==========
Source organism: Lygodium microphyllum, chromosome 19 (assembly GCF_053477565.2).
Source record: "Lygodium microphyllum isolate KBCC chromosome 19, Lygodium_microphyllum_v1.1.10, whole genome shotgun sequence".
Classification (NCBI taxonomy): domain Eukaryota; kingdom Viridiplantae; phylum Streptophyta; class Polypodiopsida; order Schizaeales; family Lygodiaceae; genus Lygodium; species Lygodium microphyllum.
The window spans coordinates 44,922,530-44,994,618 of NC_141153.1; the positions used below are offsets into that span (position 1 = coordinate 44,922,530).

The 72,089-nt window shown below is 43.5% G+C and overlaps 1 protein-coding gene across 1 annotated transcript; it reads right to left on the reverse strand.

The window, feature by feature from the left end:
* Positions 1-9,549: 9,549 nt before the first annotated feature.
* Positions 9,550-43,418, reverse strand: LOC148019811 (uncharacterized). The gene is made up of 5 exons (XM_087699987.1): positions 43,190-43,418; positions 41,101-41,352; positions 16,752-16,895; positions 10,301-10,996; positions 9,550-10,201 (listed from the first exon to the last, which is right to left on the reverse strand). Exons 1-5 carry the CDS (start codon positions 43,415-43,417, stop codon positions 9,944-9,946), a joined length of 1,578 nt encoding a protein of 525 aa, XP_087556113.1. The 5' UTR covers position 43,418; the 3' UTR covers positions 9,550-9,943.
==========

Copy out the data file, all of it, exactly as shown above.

Source organism: Lygodium microphyllum, chromosome 19 (assembly GCF_053477565.2).
Source record: "Lygodium microphyllum isolate KBCC chromosome 19, Lygodium_microphyllum_v1.1.10, whole genome shotgun sequence".
Classification (NCBI taxonomy): domain Eukaryota; kingdom Viridiplantae; phylum Streptophyta; class Polypodiopsida; order Schizaeales; family Lygodiaceae; genus Lygodium; species Lygodium microphyllum.
The window spans coordinates 44,922,530-44,994,618 of NC_141153.1; the positions used below are offsets into that span (position 1 = coordinate 44,922,530).

The 72,089-nt window shown below is 43.5% G+C and overlaps 1 protein-coding gene across 1 annotated transcript; it reads right to left on the reverse strand.

The window, feature by feature from the left end:
* Positions 1-9,549: 9,549 nt before the first annotated feature.
* Positions 9,550-43,418, reverse strand: LOC148019811 (uncharacterized). The gene is made up of 5 exons (XM_087699987.1): positions 43,190-43,418; positions 41,101-41,352; positions 16,752-16,895; positions 10,301-10,996; positions 9,550-10,201 (listed from the first exon to the last, which is right to left on the reverse strand). Exons 1-5 carry the CDS (start codon positions 43,415-43,417, stop codon positions 9,944-9,946), a joined length of 1,578 nt encoding a protein of 525 aa, XP_087556113.1. The 5' UTR covers position 43,418; the 3' UTR covers positions 9,550-9,943.